I continued to feel weird throughout my school years. Okay, in some ways I WAS weird. I was very shy, to the point where I did not talk at all some days during my first couple of years in school. I more than made up for it at home, where I seldom shut up. The older I got, the more of a handicap my shyness became. When I was in third grade we moved to Texas, where my best friend on the school campus was a tree. The school had a great library, though, and I won a prize for reading the most books in my grade that year-over a hundred. I also won the third-grade spelling bee. These accomplishments served only to secure my place as the School Nerd and I never really shook that image. As hard as I tried to become a Bad Girl during my high school years, my love for books did not diminish and the school library remained my sanctuary. You can’t really be a total Bad Girl if you are seen reading Les Miserables for fun. My image of myself became completely distorted, but reading was my constant refuge which made me a big hit with my English teachers.
I discovered recently that there is a name for the “condition” I had as a child. It is called “hyperlexia” and is characterized by precocious early reading with precocious comprehension abilities. It just figures that the experts would slap a label on it. I have always felt that God made me that way to make up for the fact that the part of my brain that should be able to do higher math is either damaged or missing. For whatever reason, He did make me that way. The gifts I have received from books far outweigh what I had to endure. Last night my husband commented on the fact that, with the daily downloading of twenty or more books to my Kindle, he has at last found a way to keep ahead of me. I can read three or four books a day during the summer. I love my Kindle. But I will never give up real books.
There is a smell and feel to books. There is something special about turning the pages. I like to revisit my childhood favorites from time to time, and I relish the thrill I get when I open a book. A few years ago, my husband found the Windy Foot books for me on Ebay. Of all the horse books I devoured in my youth, the Windy Foot stories were my favorites. The ones he got me were discarded from libraries so they have the same bindings and covers that I remember.The stories are warm and sweet, if a bit cheesy. No matter. They are comfortable. Last night I read Lad:A Dog, which is about as sentimental and melodramatic as a book can possibly get. I cried anyway, just as I did when I was eight years old. I go to book sales and find copies of favorites that were lost in the fire, like Stuart Little and The Phantom Tollbooth, and I feel as if I am at a family reunion. Books connect me with places and people and animals and things I loved. I cannot read A Tree Grows in Brooklyn without thinking of my father, who introduced me to the book and loved it as I do. I think of my fourth-grade teacher when I read Watership Down, and each visit to Pooh Corner takes me back to a bedroom strewn with stuffed toys where I sat in rapt wonder and listened to a recording of Sebastian Cabot reading In Which Pooh Goes Visiting and Gets Into a Tight Place. I rather adore that Bear of Very Little Brain.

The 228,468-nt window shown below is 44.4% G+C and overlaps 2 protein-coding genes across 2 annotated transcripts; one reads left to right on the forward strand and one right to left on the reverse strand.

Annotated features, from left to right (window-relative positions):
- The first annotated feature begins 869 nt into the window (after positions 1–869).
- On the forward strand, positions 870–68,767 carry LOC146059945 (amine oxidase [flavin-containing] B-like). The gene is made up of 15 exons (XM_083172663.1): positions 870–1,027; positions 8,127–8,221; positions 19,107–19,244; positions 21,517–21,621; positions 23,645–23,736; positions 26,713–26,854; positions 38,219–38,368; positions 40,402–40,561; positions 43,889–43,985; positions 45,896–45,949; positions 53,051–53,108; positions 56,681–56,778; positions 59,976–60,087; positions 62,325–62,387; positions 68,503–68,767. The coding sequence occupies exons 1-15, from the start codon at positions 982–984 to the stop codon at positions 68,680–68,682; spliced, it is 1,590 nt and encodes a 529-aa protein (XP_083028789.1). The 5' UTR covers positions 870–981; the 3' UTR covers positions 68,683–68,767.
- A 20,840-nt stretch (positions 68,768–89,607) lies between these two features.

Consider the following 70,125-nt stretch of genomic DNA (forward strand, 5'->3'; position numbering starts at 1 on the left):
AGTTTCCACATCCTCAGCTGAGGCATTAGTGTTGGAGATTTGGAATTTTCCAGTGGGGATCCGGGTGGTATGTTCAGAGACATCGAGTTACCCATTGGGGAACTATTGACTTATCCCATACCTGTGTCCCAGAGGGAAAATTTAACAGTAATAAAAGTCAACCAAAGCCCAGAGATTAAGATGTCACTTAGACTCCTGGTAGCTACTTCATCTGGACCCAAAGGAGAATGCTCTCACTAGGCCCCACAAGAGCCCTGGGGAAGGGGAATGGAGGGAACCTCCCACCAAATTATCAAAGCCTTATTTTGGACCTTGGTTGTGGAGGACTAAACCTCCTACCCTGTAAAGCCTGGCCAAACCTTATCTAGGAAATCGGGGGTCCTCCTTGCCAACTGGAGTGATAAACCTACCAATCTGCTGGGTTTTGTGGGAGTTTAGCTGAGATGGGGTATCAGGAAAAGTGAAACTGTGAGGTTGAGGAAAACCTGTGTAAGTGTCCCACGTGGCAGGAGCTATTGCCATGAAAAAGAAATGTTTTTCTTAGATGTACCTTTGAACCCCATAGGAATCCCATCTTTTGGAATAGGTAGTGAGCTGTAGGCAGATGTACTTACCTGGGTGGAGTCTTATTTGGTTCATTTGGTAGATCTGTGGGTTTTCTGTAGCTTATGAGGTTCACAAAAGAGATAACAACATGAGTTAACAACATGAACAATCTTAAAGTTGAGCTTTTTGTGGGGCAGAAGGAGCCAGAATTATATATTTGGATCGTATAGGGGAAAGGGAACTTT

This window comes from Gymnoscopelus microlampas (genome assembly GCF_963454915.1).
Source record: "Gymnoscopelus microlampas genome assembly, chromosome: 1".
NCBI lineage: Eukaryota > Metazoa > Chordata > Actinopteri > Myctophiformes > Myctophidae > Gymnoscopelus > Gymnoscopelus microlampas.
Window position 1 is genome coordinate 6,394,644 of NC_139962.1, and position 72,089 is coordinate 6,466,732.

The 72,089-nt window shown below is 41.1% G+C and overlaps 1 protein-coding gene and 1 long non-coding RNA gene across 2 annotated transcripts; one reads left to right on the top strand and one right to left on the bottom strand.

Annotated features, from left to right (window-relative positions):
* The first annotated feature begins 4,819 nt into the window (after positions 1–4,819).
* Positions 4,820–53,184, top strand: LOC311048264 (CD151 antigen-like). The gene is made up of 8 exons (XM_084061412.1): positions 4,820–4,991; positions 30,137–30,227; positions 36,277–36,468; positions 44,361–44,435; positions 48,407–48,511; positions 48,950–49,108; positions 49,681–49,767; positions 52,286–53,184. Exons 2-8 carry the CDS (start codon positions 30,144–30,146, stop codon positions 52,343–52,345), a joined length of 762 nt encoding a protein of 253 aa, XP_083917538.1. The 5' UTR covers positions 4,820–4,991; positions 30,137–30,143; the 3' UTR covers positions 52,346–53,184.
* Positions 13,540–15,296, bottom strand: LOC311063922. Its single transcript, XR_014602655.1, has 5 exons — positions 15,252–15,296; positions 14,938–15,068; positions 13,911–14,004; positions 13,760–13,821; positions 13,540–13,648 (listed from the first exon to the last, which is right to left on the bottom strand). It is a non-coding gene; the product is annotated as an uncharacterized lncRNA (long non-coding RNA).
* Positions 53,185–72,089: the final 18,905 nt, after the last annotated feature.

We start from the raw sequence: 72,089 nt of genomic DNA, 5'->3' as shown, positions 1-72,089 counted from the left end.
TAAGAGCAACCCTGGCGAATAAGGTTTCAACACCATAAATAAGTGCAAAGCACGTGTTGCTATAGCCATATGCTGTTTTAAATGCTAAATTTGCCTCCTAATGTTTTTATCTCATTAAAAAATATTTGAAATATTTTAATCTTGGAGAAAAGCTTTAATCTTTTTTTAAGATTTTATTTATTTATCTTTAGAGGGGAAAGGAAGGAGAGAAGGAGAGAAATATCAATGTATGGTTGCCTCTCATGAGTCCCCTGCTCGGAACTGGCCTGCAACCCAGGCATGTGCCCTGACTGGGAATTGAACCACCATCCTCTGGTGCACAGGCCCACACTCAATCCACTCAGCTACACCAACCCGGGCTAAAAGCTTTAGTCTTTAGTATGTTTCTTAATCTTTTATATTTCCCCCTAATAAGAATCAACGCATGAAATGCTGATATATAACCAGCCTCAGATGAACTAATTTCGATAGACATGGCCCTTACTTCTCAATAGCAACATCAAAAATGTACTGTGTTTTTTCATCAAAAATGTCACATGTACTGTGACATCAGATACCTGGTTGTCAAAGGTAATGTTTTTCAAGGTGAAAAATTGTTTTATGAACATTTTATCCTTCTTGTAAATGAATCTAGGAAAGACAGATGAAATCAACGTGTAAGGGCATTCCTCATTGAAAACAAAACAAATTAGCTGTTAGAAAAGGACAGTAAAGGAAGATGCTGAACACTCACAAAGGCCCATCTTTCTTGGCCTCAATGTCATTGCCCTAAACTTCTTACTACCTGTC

There is no substitute for the wonder and the magic of reading. I only wish that I could get every student to understand that. I wish that they all could have heard my dad read A Christmas Carol . I try to duplicate his Scrooge, but I just don’t measure up. I wish that they could understand what a gift it is to be able to read, to be transported to faraway places and Places That Never Were, and see the impossible made possible. Even if I cannot make them love reading as I do, I wish that I could at least make them see its importance. A few do. Even fewer of them love it, maybe one or two in every class, but that small handful makes my time worthwhile. And among the many who aren’t readers, there still will sometimes come that moment when they do connect with a particular book, and say to their own surprise, “Hey, I really liked that book.” And my heart sings. For just a moment, a soul has been touched, and a student feels the way I feel about reading. These glimpses assure me of the goodness of God, and of my Purpose. It is He who gave us the gift of words and language. He made me This Way. Call me “hyperlexic”, a “bookworm” a “bibliophile” or even a “freak”. It doesn’t matter. No one else need understand it, really. It is just a part of the way I am designed-designed by God.
“Until I feared I would lose it, I never loved to read. One does not love breathing.” -Scout Finch